McConnell, J. M., & Petrie, L. (2004). Mitochondrial DNA turnover occurs during preimplantation development and can be modulated by environmental factors. Reproductive Biomedicine Online, 9, 418–424.PubMedGoogle Scholar
  131. 131.
    Van Blerkom, J., Davis, P., Mathwig, V., & Alexander, S. (2002). Domains of high-polarized and low-polarized mitochondria may occur in mouse and human oocytes and early embryos. Human Reproduction, 17, 393–406.PubMedCrossRefGoogle Scholar
  132. 132.
    Van Blerkom, J., Davis, P. W., & Lee, J. (1995). ATP content of human oocytes and developmental potential and outcome after in-vitro fertilization and embryo transfer. Human Reproduction, 10, 415–424.PubMedGoogle Scholar
  133. 133.
    Stojkovic, M., Machado, S. A., Stojkovic, P., et al. (2001). Mitochondrial distribution and adenosine triphosphate content of bovine oocytes before and after in vitro maturation: Correlation with morphological criteria and developmental capacity after in vitro fertilization and culture. Biology of Reproduction, 64, 904–909.PubMedCrossRefGoogle Scholar
  134. 134.
    Van Blerkom, J., Sinclair, J., & Davis, P. (1998). Mitochondrial transfer between oocytes: Potential applications of mitochondrial donation and the issue of heteroplasmy. Human Reproduction, 13, 2857–2868.PubMedGoogle Scholar
  135. 135.
    Ma, J., Svoboda, P., Schultz, R. M., & Stein, P. (2001). Regulation of zygotic gene activation in the preimplantation mouse embryo: Global activation and repression of gene expression. Biology of Reproduction, 64, 1713–1721.PubMedCrossRefGoogle Scholar
  136. 136.
    Bolton, V. N., Oades, P. J., & Johnson, M. H. (1984). The relationship between cleavage, DNA replication, and gene expression in the mouse 2-cell embryo. Journal of Embryology and Experimental Morphology, 79, 139–163.PubMedGoogle Scholar
  137. 137.
    Bowles, E. J., Lee, J. H., Alberio, R., et al. (2007). Contrasting effects of in vitro fertilization and nuclear transfer on the expression of mtDNA replication factors. Genetics, 176, 1511–1526.PubMedCrossRefGoogle Scholar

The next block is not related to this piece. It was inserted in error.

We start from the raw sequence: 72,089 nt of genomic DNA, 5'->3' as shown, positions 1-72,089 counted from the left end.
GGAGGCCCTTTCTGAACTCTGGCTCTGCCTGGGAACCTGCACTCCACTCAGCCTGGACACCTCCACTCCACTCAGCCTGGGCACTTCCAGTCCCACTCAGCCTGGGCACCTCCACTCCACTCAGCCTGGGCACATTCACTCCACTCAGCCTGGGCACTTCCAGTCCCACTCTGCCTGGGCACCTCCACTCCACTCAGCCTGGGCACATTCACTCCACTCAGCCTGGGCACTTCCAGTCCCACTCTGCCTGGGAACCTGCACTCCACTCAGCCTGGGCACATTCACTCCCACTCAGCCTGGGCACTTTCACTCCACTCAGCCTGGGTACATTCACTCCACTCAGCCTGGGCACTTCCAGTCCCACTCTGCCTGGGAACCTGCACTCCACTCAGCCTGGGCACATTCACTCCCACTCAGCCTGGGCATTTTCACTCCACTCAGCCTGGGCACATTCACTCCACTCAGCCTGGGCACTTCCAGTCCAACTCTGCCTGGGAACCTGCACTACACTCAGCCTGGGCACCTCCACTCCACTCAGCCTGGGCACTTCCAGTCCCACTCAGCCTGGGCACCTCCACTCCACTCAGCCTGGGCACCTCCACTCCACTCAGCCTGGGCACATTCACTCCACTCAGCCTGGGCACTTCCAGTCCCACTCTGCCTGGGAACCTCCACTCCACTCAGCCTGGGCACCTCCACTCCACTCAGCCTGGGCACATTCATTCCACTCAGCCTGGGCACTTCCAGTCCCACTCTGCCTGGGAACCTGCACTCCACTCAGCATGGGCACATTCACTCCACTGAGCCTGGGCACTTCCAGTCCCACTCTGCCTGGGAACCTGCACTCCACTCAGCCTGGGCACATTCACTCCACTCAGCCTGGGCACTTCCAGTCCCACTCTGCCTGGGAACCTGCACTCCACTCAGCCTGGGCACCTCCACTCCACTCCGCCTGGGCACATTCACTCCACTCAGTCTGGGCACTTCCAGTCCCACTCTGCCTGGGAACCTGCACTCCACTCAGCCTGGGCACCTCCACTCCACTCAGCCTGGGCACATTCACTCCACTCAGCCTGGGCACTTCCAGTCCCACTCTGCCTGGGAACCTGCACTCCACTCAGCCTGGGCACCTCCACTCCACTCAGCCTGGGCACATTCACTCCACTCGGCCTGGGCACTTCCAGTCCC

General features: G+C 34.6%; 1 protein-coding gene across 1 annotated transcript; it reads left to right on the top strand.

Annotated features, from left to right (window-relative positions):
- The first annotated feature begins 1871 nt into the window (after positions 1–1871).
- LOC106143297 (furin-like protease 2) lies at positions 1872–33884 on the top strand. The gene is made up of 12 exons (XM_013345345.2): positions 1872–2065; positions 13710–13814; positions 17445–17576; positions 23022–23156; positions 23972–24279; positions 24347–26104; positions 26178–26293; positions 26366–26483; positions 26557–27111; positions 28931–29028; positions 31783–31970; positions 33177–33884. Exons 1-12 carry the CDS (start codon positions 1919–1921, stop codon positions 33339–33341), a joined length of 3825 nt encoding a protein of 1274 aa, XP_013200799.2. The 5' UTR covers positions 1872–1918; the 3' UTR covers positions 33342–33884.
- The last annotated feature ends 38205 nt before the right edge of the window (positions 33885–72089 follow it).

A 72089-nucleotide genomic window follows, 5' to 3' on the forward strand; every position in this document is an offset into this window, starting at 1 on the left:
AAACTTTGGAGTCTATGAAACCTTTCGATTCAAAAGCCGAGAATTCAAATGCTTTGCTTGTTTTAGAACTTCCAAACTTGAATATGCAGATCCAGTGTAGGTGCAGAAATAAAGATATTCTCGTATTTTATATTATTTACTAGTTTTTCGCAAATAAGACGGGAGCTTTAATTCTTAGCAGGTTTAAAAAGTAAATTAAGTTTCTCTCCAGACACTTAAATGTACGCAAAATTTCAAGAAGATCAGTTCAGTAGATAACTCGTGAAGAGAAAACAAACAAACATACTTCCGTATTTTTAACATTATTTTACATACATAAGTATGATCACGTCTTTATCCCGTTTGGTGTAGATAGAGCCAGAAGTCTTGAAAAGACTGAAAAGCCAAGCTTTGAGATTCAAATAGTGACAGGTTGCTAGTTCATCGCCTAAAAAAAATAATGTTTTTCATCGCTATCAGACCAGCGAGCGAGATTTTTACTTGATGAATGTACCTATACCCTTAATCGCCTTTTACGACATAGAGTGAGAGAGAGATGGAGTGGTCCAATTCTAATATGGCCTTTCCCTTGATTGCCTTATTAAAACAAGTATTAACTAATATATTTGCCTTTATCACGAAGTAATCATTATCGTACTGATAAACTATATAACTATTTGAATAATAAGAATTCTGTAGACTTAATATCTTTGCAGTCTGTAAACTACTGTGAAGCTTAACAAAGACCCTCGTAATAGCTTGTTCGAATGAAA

138. 138.
    Crosby, I. M., Gandolfi, F., & Moor, R. M. (1988). Control of protein synthesis during early cleavage of sheep embryos. Journal of Reproduction and Fertility, 82, 769–775.PubMedGoogle Scholar
  139. 139.
    Jarrell, V. L., Day, B. N., & Prather, R. S. (1991). The transition from maternal to zygotic control of development occurs during the 4-cell stage in the domestic pig, Sus scrofa: Quantitative and qualitative aspects of protein synthesis. Biology of Reproduction, 44, 62–68.PubMedCrossRefGoogle Scholar
  140. 140.
    Piko, L., & Matsumoto, L. (1976). Number of mitochondria and some properties of mitochondrial DNA in the mouse egg. Developments in Biologicals, 49, 1–10.CrossRefGoogle Scholar
  141. 141.
    Wilding, M., Dale, B., Marino, M., et al. (2001). Mitochondrial aggregation patterns and activity in human oocytes and preimplantation embryos. Human Reproduction, 16, 909–917.PubMedCrossRefGoogle Scholar
  142. 142.
    Stern, S., Biggers, J. D., & Anderson, E. (1971). Mitochondria and early development of the mouse. Journal of Experimental Zoology, 176, 179–191.PubMedCrossRefGoogle Scholar
  143. 143.
    Houghton, F. D., Thompson, J. G., Kennedy, C. J., & Leese, H. J. (1996). Oxygen consumption and energy metabolism of the early mouse embryo. Molecular Reproduction and Development, 44, 476–485.PubMedCrossRefGoogle Scholar
  144. 144.
    Trimarchi, J. R., Liu, L., Porterfield, D. M., Smith, P. J., & Keefe, D. L. (2000). Oxidative phosphorylation-dependent and -independent oxygen consumption by individual preimplantation mouse embryos. Biology of Reproduction, 62, 1866–1874.PubMedCrossRefGoogle Scholar